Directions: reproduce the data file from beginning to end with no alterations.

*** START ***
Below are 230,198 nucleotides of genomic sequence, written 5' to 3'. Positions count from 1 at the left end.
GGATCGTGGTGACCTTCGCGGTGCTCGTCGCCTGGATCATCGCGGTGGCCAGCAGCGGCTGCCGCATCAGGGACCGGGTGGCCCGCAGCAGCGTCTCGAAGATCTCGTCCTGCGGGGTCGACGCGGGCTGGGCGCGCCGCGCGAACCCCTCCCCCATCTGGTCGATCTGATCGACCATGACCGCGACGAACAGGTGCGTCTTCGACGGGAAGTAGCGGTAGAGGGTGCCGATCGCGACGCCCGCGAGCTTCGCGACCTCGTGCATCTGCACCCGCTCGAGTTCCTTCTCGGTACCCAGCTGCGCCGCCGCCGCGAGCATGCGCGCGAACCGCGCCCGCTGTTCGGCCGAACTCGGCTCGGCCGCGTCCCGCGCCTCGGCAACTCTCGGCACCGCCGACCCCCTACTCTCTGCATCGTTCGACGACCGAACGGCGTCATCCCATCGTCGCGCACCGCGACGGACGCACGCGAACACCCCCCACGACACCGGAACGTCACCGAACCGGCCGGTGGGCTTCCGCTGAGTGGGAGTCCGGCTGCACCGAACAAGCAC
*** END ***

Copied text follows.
Below are 230,198 nucleotides of genomic sequence, written 5' to 3'. Positions count from 1 at the left end.
GGATCGTGGTGACCTTCGCGGTGCTCGTCGCCTGGATCATCGCGGTGGCCAGCAGCGGCTGCCGCATCAGGGACCGGGTGGCCCGCAGCAGCGTCTCGAAGATCTCGTCCTGCGGGGTCGACGCGGGCTGGGCGCGCCGCGCGAACCCCTCCCCCATCTGGTCGATCTGATCGACCATGACCGCGACGAACAGGTGCGTCTTCGACGGGAAGTAGCGGTAGAGGGTGCCGATCGCGACGCCCGCGAGCTTCGCGACCTCGTGCATCTGCACCCGCTCGAGTTCCTTCTCGGTACCCAGCTGCGCCGCCGCCGCGAGCATGCGCGCGAACCGCGCCCGCTGTTCGGCCGAACTCGGCTCGGCCGCGTCCCGCGCCTCGGCAACTCTCGGCACCGCCGACCCCCTACTCTCTGCATCGTTCGACGACCGAACGGCGTCATCCCATCGTCGCGCACCGCGACGGACGCACGCGAACACCCCCCACGACACCGGAACGTCACCGAACCGGCCGGTGGGCTTCCGCTGAGTGGGAGTCCGGCTGCACCGAACAAGCAC